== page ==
East of Ealing

Easy like #AlmostSunday morning

It’s Sunday. No – it’s Saturday! This is one of the recognised downsides of my rebranding of Friday as “#AlmostSaturday”. Yesterday while out and about a grim realisation dawned upon me that my jeans may self destruct at any moment. Luckily I’m 50 yards from Next on Oxford Street so I’m able to rescue myself from one of those impromptu ripped clothing crisis that the Incredible Hulk would be all too familiar with.

Things of Leon

It’s Chinese new year and I want to do something appropriate. The Time Out website says that there are some oriental things going on at the London Docklands Museum and so a plan is formed. I’ve never been that far east of Tower Bridge so it’s an opportunity to experience something new. Apparently there is a branch of Leon there and having been to the marvellous branch at Spitalfields and experienced some lovely things it’s a prime candidate for lunch. Docklands turns out to be very impressive.

Docklands
Docklands

It’s toytown stuff with huge office blocks, the Docklands Light Railway and a shopping centre boasting some quality names. This must be the only retail centre in the UK with no pound shops or empty units. It turns out that there is also a great range of lunch choices and the lure of Japanese takeaway Wasabi is sufficiently strong to relegate Leon into second place on this occasion. Why don’t we get this quality and range of eateries in the Midlands? There’s not a McDonalds, Burger King, Pizza Hut or KFC in sight here, just a great range of healthy fresh food outlets.

Chicken Katsu
Chicken Katsu

China Crisis

The museum is free to enter and charts the history of the dockland area from Roman times through the middle ages and upto the present day. The content is well presented and sections on the slave trade, wartime and transformation into a financial district in the 1980s are most engaging. My favourite annecdote concerns the firemen that doused sugar warehouses set alight in the blitz – they would salvage items entombed in molten and resolidified sugar to take home and break up as a sweet toffee treat. They weren’t too bothered about any health risks of such actions since other events presented a much higher risk to their wellbeing. I emerge after a couple of hours wondering where the Chinese exhibition got to since I never saw it. Oh well…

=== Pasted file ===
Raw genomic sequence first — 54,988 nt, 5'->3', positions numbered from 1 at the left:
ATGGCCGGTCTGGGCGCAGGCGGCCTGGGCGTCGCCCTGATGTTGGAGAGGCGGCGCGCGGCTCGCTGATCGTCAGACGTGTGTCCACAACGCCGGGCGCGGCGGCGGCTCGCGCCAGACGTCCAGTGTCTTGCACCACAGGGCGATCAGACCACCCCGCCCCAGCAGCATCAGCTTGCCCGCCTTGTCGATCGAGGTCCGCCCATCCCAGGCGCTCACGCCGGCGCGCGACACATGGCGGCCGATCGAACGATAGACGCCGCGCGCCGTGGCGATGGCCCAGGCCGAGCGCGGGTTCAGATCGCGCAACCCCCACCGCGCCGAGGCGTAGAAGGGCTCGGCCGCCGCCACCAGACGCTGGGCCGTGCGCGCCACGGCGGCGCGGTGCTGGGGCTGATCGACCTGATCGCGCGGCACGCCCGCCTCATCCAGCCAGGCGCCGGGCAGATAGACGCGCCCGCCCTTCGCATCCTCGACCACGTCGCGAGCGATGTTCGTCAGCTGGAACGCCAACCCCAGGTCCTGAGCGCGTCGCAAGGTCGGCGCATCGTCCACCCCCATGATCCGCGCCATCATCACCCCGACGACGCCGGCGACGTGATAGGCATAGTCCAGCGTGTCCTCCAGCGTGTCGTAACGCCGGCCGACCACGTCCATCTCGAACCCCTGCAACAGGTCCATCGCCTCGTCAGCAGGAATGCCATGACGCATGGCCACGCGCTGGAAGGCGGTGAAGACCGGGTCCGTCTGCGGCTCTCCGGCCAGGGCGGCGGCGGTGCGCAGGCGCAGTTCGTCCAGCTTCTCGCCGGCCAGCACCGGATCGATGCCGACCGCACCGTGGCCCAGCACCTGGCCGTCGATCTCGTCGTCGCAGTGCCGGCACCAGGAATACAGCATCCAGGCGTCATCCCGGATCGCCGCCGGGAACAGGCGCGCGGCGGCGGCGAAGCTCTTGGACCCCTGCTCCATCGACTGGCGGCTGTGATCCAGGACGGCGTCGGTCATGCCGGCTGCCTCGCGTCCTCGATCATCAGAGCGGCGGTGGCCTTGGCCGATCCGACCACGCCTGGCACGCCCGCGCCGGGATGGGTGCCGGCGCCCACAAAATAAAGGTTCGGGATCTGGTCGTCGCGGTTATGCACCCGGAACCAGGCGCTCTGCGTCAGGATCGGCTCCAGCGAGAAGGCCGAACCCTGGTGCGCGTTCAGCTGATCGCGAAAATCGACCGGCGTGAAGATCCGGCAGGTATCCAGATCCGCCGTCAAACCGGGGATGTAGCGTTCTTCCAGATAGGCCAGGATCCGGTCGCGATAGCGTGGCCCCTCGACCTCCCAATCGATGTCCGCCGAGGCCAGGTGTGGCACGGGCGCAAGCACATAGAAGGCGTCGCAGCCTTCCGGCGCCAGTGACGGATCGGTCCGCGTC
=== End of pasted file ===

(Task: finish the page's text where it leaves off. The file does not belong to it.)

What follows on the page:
Beer of the Tiger

What to do in London on a Saturday night? Whatever I want, of course! And what I want is a top ale in a local pub followed by interesting eats. Beer In The Evening website informs me that the Carpenters Arms is not only a stones throw from my hotel in Marble Arch but serves real ale house and is popular with the locals. And so it is. A pint of award winning Betty Stogs bitter sinks agreeably in a bar where most voices sport a London accent and there is a darts match going on in the back room. My window view of the side street I also interesting. There’s an Iraqi restaurant across the road hosting some family party. In the street a cycle rickshaw passes having come all the way from Covent Garden and later I double take as I thought I saw a sushi delivery van drive by. I’m moving in around here!

It’s only a short tube hop to Leicester Square but it might as well be a trip to the moon. The streets are packed with people of every description and purpose but all attracted like fireflies to the shiny lights. Chinatown is aglow with red lanterns and bunting even though official celebrations take place next weekend. I opt for a Cantonese restaurant that looks a little shabby around the edges but is popular with young Chinese people so can’t be too bad. It’s a soap opera. I’m led to a table where I order Udon noodles and Tiger beer.

A senior gentleman who has been directing the waiters comes over with a dish of food and asks in broken English whether I mind him serving it at my table. I’m not quite sure what he’s asking me but reply that this will be fine. He then sits down opposite and embarks on what I now understand to be his dinner break. He eats with a spoon which surprises me. Then after 3 minutes he shouts an order at a waiter who produces a fork and gives it to me. I thought I had been using chopsticks happily and successfully up until now but perhaps I’m being told otherwise. It’s not the first odd behaviour – I was presented with the bill immediately after ordering before actually receiving anything. To cap it off my dinner date grabs a rice bowl, pours some of his green tea into it and dunks pieces of pork from his meal into it. I’m not falling for this because I know if I do this next time I’m in Hong Kong in the pretence of pretending to know what I’m doing everyone will stop and laugh. They do things differently here.